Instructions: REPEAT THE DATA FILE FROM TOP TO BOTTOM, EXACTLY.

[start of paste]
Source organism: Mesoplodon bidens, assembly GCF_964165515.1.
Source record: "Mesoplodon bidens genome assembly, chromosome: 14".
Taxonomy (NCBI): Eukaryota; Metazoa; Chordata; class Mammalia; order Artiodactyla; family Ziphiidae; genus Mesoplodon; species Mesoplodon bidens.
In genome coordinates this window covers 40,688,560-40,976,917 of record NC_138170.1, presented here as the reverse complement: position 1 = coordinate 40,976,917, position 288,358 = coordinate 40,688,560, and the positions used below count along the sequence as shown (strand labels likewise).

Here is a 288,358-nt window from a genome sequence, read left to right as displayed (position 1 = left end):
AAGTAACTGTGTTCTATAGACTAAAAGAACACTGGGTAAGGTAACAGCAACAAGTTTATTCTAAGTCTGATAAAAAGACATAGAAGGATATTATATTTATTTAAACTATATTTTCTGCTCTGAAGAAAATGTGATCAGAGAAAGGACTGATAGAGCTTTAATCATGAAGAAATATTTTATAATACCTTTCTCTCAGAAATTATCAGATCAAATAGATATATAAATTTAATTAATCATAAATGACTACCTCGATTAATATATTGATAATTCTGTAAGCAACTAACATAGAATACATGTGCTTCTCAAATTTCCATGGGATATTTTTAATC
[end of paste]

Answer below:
Source organism: Mesoplodon bidens, assembly GCF_964165515.1.
Source record: "Mesoplodon bidens genome assembly, chromosome: 14".
Taxonomy (NCBI): Eukaryota; Metazoa; Chordata; class Mammalia; order Artiodactyla; family Ziphiidae; genus Mesoplodon; species Mesoplodon bidens.
In genome coordinates this window covers 40,688,560-40,976,917 of record NC_138170.1, presented here as the reverse complement: position 1 = coordinate 40,976,917, position 288,358 = coordinate 40,688,560, and the positions used below count along the sequence as shown (strand labels likewise).

Here is a 288,358-nt window from a genome sequence, read left to right as displayed (position 1 = left end):
AAGTAACTGTGTTCTATAGACTAAAAGAACACTGGGTAAGGTAACAGCAACAAGTTTATTCTAAGTCTGATAAAAAGACATAGAAGGATATTATATTTATTTAAACTATATTTTCTGCTCTGAAGAAAATGTGATCAGAGAAAGGACTGATAGAGCTTTAATCATGAAGAAATATTTTATAATACCTTTCTCTCAGAAATTATCAGATCAAATAGATATATAAATTTAATTAATCATAAATGACTACCTCGATTAATATATTGATAATTCTGTAAGCAACTAACATAGAATACATGTGCTTCTCAAATTTCCATGGGATATTTTTAATC